POTUSPosted byVogue Magazine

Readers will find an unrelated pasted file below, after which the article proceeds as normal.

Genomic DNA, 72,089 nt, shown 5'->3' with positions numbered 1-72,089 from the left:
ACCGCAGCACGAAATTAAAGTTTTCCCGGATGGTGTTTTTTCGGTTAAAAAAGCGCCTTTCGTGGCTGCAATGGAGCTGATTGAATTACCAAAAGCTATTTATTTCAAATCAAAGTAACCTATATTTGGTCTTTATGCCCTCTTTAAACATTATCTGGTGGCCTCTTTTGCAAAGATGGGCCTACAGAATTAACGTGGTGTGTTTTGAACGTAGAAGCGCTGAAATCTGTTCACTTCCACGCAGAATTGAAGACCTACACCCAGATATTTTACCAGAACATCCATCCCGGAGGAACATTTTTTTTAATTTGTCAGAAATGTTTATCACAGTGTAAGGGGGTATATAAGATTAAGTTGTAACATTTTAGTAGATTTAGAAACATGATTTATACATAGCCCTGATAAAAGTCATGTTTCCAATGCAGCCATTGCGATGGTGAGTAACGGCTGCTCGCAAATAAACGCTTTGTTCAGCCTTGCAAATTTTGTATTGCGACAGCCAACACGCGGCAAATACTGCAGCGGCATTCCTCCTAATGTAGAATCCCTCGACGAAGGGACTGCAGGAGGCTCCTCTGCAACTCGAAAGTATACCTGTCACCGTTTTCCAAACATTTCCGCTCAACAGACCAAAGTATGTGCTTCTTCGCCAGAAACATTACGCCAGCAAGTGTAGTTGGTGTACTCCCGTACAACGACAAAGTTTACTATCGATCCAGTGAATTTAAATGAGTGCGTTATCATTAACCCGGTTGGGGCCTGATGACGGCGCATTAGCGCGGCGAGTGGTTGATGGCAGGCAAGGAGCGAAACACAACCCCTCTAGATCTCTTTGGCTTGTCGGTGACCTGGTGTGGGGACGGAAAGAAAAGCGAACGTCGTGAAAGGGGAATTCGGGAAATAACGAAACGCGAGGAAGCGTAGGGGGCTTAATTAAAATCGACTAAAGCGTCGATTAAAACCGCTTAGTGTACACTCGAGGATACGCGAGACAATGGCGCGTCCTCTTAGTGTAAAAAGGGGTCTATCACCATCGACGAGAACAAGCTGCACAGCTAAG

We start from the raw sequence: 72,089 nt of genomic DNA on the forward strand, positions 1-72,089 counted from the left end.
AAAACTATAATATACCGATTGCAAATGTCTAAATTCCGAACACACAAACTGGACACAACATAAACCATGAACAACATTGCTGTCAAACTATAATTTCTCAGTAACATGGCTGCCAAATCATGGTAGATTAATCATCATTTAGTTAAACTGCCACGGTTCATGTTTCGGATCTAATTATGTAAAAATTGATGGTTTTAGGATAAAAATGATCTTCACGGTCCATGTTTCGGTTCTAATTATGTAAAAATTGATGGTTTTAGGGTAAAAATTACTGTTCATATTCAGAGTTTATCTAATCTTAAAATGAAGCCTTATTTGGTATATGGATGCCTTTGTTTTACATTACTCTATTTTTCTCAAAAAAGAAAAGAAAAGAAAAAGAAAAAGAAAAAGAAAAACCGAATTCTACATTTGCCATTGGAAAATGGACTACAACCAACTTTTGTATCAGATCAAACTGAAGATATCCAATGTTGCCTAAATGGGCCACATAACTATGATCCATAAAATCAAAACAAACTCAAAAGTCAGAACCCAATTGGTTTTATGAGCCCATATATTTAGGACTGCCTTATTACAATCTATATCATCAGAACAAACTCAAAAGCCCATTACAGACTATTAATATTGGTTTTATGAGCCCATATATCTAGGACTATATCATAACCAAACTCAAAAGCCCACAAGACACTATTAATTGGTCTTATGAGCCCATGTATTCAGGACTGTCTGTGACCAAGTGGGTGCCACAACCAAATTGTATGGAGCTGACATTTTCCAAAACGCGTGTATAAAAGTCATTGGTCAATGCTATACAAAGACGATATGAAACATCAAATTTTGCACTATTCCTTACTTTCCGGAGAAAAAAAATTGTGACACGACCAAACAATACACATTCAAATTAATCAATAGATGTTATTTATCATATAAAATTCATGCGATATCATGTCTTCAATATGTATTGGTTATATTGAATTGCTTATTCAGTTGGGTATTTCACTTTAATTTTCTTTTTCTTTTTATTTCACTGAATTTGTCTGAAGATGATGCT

Dropped seemingly out nowhere during the summer of 1993, Exile in Guyville was Liz Phair’s album-length middle finger to male entitlement and rock misogyny. The mainstream music press spent as much time balking at the lyrical content—“I'm a real c--t in spring / You can rent me by the hour”—as it did heaping praise on Phair’s unorthodox arrangements and sneering vocal delivery. Conceived as a track-by-track response to The Rolling Stones’ Exile on Main Street, Guyville quickly became a word-of-mouth sensation. It also set up wildly unbalanced expectations for the then-26-year old, a recent Oberlin grad who recorded the demos for Guyville on a dinky four track in her Chicago bedroom.